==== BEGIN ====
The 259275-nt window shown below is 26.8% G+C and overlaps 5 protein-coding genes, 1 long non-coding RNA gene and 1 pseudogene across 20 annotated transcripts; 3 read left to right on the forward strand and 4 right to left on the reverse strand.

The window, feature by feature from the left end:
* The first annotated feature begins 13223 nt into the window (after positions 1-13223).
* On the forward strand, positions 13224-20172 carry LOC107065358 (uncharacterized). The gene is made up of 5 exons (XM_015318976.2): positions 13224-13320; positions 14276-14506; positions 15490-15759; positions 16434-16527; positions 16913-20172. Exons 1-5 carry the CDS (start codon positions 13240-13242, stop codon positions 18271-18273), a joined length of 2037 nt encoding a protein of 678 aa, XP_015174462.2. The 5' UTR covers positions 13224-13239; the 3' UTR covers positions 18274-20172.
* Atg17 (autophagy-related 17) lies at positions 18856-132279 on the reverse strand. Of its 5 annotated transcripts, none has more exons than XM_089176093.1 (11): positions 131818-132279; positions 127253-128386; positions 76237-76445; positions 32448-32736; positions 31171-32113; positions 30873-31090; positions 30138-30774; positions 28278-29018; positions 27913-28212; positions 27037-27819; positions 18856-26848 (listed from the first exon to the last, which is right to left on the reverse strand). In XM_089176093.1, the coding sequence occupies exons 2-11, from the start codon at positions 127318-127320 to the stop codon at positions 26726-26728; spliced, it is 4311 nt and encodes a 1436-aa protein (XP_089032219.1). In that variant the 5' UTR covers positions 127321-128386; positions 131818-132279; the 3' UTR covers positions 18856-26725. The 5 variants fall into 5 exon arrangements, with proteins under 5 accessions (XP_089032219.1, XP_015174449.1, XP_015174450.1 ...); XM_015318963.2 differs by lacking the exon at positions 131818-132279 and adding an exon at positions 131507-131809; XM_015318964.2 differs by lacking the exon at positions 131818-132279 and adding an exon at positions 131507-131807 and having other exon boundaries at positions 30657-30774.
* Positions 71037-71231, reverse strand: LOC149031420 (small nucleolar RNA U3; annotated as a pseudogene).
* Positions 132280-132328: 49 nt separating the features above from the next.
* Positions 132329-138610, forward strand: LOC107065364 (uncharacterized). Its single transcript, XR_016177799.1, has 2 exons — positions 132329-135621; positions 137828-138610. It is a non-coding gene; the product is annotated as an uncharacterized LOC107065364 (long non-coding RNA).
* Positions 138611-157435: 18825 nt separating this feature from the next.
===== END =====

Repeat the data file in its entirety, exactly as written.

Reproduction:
The 259275-nt window shown below is 26.8% G+C and overlaps 5 protein-coding genes, 1 long non-coding RNA gene and 1 pseudogene across 20 annotated transcripts; 3 read left to right on the forward strand and 4 right to left on the reverse strand.

The window, feature by feature from the left end:
* The first annotated feature begins 13223 nt into the window (after positions 1-13223).
* On the forward strand, positions 13224-20172 carry LOC107065358 (uncharacterized). The gene is made up of 5 exons (XM_015318976.2): positions 13224-13320; positions 14276-14506; positions 15490-15759; positions 16434-16527; positions 16913-20172. Exons 1-5 carry the CDS (start codon positions 13240-13242, stop codon positions 18271-18273), a joined length of 2037 nt encoding a protein of 678 aa, XP_015174462.2. The 5' UTR covers positions 13224-13239; the 3' UTR covers positions 18274-20172.
* Atg17 (autophagy-related 17) lies at positions 18856-132279 on the reverse strand. Of its 5 annotated transcripts, none has more exons than XM_089176093.1 (11): positions 131818-132279; positions 127253-128386; positions 76237-76445; positions 32448-32736; positions 31171-32113; positions 30873-31090; positions 30138-30774; positions 28278-29018; positions 27913-28212; positions 27037-27819; positions 18856-26848 (listed from the first exon to the last, which is right to left on the reverse strand). In XM_089176093.1, the coding sequence occupies exons 2-11, from the start codon at positions 127318-127320 to the stop codon at positions 26726-26728; spliced, it is 4311 nt and encodes a 1436-aa protein (XP_089032219.1). In that variant the 5' UTR covers positions 127321-128386; positions 131818-132279; the 3' UTR covers positions 18856-26725. The 5 variants fall into 5 exon arrangements, with proteins under 5 accessions (XP_089032219.1, XP_015174449.1, XP_015174450.1 ...); XM_015318963.2 differs by lacking the exon at positions 131818-132279 and adding an exon at positions 131507-131809; XM_015318964.2 differs by lacking the exon at positions 131818-132279 and adding an exon at positions 131507-131807 and having other exon boundaries at positions 30657-30774.
* Positions 71037-71231, reverse strand: LOC149031420 (small nucleolar RNA U3; annotated as a pseudogene).
* Positions 132280-132328: 49 nt separating the features above from the next.
* Positions 132329-138610, forward strand: LOC107065364 (uncharacterized). Its single transcript, XR_016177799.1, has 2 exons — positions 132329-135621; positions 137828-138610. It is a non-coding gene; the product is annotated as an uncharacterized LOC107065364 (long non-coding RNA).
* Positions 138611-157435: 18825 nt separating this feature from the next.